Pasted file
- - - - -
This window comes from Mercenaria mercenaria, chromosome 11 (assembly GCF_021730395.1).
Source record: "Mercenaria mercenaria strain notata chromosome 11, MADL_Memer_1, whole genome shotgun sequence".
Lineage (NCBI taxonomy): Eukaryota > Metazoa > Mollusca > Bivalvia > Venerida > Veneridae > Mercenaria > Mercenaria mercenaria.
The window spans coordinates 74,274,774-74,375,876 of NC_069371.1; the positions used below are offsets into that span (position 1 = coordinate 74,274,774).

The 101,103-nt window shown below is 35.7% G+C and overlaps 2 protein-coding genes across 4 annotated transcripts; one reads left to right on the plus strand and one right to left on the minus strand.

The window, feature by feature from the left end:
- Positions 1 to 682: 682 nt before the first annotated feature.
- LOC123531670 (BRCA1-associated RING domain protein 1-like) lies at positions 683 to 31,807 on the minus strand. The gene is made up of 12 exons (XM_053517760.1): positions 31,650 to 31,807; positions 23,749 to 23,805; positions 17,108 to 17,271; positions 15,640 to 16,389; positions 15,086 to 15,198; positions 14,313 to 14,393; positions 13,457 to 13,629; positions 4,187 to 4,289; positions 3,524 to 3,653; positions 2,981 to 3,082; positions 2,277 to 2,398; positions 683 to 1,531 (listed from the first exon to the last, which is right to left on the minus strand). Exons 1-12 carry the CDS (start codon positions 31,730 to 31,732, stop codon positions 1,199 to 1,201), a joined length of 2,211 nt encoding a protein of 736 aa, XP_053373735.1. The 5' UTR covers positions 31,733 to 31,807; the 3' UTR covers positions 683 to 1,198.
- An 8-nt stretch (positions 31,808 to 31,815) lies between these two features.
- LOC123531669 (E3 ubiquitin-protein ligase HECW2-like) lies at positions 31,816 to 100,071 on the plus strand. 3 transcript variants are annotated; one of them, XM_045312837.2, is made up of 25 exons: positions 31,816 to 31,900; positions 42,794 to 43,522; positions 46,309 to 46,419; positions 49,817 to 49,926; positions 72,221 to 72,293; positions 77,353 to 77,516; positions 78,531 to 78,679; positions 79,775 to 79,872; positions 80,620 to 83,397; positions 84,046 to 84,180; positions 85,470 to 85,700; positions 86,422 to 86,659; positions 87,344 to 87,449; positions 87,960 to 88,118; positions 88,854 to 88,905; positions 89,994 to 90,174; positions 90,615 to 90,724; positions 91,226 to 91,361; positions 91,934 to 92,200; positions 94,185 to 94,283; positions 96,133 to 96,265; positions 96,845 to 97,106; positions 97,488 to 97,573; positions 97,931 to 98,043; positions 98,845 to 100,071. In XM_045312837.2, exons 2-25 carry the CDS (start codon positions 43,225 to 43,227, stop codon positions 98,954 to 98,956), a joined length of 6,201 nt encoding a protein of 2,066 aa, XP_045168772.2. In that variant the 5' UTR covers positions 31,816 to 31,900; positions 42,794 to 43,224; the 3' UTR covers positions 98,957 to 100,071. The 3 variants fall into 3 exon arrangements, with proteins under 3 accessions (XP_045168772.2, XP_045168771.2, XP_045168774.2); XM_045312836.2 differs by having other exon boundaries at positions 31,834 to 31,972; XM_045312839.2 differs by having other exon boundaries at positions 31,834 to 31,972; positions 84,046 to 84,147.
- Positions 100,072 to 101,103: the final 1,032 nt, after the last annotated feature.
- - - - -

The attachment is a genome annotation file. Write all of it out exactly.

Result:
This window comes from Mercenaria mercenaria, chromosome 11 (assembly GCF_021730395.1).
Source record: "Mercenaria mercenaria strain notata chromosome 11, MADL_Memer_1, whole genome shotgun sequence".
Lineage (NCBI taxonomy): Eukaryota > Metazoa > Mollusca > Bivalvia > Venerida > Veneridae > Mercenaria > Mercenaria mercenaria.
The window spans coordinates 74,274,774-74,375,876 of NC_069371.1; the positions used below are offsets into that span (position 1 = coordinate 74,274,774).

The 101,103-nt window shown below is 35.7% G+C and overlaps 2 protein-coding genes across 4 annotated transcripts; one reads left to right on the plus strand and one right to left on the minus strand.

The window, feature by feature from the left end:
- Positions 1 to 682: 682 nt before the first annotated feature.
- LOC123531670 (BRCA1-associated RING domain protein 1-like) lies at positions 683 to 31,807 on the minus strand. The gene is made up of 12 exons (XM_053517760.1): positions 31,650 to 31,807; positions 23,749 to 23,805; positions 17,108 to 17,271; positions 15,640 to 16,389; positions 15,086 to 15,198; positions 14,313 to 14,393; positions 13,457 to 13,629; positions 4,187 to 4,289; positions 3,524 to 3,653; positions 2,981 to 3,082; positions 2,277 to 2,398; positions 683 to 1,531 (listed from the first exon to the last, which is right to left on the minus strand). Exons 1-12 carry the CDS (start codon positions 31,730 to 31,732, stop codon positions 1,199 to 1,201), a joined length of 2,211 nt encoding a protein of 736 aa, XP_053373735.1. The 5' UTR covers positions 31,733 to 31,807; the 3' UTR covers positions 683 to 1,198.
- An 8-nt stretch (positions 31,808 to 31,815) lies between these two features.
- LOC123531669 (E3 ubiquitin-protein ligase HECW2-like) lies at positions 31,816 to 100,071 on the plus strand. 3 transcript variants are annotated; one of them, XM_045312837.2, is made up of 25 exons: positions 31,816 to 31,900; positions 42,794 to 43,522; positions 46,309 to 46,419; positions 49,817 to 49,926; positions 72,221 to 72,293; positions 77,353 to 77,516; positions 78,531 to 78,679; positions 79,775 to 79,872; positions 80,620 to 83,397; positions 84,046 to 84,180; positions 85,470 to 85,700; positions 86,422 to 86,659; positions 87,344 to 87,449; positions 87,960 to 88,118; positions 88,854 to 88,905; positions 89,994 to 90,174; positions 90,615 to 90,724; positions 91,226 to 91,361; positions 91,934 to 92,200; positions 94,185 to 94,283; positions 96,133 to 96,265; positions 96,845 to 97,106; positions 97,488 to 97,573; positions 97,931 to 98,043; positions 98,845 to 100,071. In XM_045312837.2, exons 2-25 carry the CDS (start codon positions 43,225 to 43,227, stop codon positions 98,954 to 98,956), a joined length of 6,201 nt encoding a protein of 2,066 aa, XP_045168772.2. In that variant the 5' UTR covers positions 31,816 to 31,900; positions 42,794 to 43,224; the 3' UTR covers positions 98,957 to 100,071. The 3 variants fall into 3 exon arrangements, with proteins under 3 accessions (XP_045168772.2, XP_045168771.2, XP_045168774.2); XM_045312836.2 differs by having other exon boundaries at positions 31,834 to 31,972; XM_045312839.2 differs by having other exon boundaries at positions 31,834 to 31,972; positions 84,046 to 84,147.
- Positions 100,072 to 101,103: the final 1,032 nt, after the last annotated feature.